Mindfulness-based intervention improves depressive symptoms in girls at risk of T2D
A mindfulness-based intervention is acceptable, feasible and more effective than cognitive-behavioural programmes in reducing depressive symptoms in girls with depressive symptoms and at risk of type 2 diabetes (T2D), reveals a new study.
The study included 33 overweight or obese female adolescents with mild to moderate depressive symptoms randomized to receive either the mindfulness-based intervention (n=17; mean age 15.01±1.68 years) or cognitive-behavioural therapy (n=16; mean age 14.97±1.75 years).
Mindfulness, measured by the Mindful Attention Awareness Scale (MAAS), improved in the mindfulness intervention group both at post-treatment (0.87±0.22) and at 6 months (0.83±0.23).
Similar increases, although smaller in magnitude, were observed in the cognitive-behavioural therapy group at post-treatment (0.56±0.20) and at 6 months (0.79±0.21).
Depressive and anxiety symptoms in the mindfulness intervention group were reduced at post-treatment (-11.34±1.36 and -5.37±1.34, respectively) and at 6 months (-8.25±1.67 and -6.39±1.33, respectively).
Decreases in depressive and anxiety symptoms were also observed at post-treatment (-7.45±1.35 and -4.45±1.30, respectively) and at 6 months (-8.25±1.67 and -6.39±1.33, respectively) in the cognitive-behavioural group, but the reductions were lower in magnitude compared with that achieved with the mindfulness intervention.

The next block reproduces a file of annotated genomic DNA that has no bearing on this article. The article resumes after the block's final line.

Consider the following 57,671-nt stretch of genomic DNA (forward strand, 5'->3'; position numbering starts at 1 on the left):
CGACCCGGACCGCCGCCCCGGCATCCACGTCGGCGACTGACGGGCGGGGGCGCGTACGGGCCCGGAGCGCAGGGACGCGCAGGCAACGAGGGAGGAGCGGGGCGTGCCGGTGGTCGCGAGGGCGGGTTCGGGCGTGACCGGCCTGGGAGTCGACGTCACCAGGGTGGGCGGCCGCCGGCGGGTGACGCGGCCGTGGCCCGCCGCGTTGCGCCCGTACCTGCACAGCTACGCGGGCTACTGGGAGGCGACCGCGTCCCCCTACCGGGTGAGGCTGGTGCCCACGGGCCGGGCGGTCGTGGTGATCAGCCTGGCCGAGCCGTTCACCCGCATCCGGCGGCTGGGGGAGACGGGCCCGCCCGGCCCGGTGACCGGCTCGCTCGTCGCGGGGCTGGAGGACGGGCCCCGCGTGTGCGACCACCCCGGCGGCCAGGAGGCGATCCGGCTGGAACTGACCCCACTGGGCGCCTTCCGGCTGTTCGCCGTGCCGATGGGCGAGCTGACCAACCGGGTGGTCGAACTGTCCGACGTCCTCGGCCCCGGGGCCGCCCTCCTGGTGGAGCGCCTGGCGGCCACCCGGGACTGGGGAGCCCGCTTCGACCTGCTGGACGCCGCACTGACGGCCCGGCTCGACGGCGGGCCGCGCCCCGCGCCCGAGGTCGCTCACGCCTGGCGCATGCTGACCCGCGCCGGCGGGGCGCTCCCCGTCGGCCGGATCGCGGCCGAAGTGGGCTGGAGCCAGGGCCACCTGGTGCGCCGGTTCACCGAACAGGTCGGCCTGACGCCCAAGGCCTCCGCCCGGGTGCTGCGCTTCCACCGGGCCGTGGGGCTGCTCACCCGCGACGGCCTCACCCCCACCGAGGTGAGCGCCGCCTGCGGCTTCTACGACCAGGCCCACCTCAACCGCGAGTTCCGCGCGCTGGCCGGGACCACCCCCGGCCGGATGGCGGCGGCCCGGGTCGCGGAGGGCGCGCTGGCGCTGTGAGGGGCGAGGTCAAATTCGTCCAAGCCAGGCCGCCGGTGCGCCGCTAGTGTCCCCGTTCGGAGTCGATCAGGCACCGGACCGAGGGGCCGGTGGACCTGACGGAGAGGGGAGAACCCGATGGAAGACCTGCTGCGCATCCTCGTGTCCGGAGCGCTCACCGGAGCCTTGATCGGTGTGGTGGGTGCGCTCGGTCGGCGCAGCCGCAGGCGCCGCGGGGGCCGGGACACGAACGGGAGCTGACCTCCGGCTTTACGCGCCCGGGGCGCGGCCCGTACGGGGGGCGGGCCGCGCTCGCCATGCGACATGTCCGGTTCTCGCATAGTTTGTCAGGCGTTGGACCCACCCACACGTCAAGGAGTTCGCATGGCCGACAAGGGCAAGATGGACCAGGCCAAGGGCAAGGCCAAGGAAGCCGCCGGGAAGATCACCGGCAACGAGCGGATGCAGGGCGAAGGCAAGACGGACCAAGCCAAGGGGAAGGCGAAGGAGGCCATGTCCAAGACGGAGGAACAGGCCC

Post-treatment reductions in fasting insulin levels for the mindfulness intervention group were significantly greater than in the cognitive-behavioural therapy group. Levels for the two groups at 6 months (p=0.34) were not significantly different.
Acceptability was high and was not significantly different between the two groups.
Selected participants were at high risk of T2D and were received either cognitive-behavioural therapy or mindfulness therapy, which included interactive activities and discussions to improve mindfulness in participants.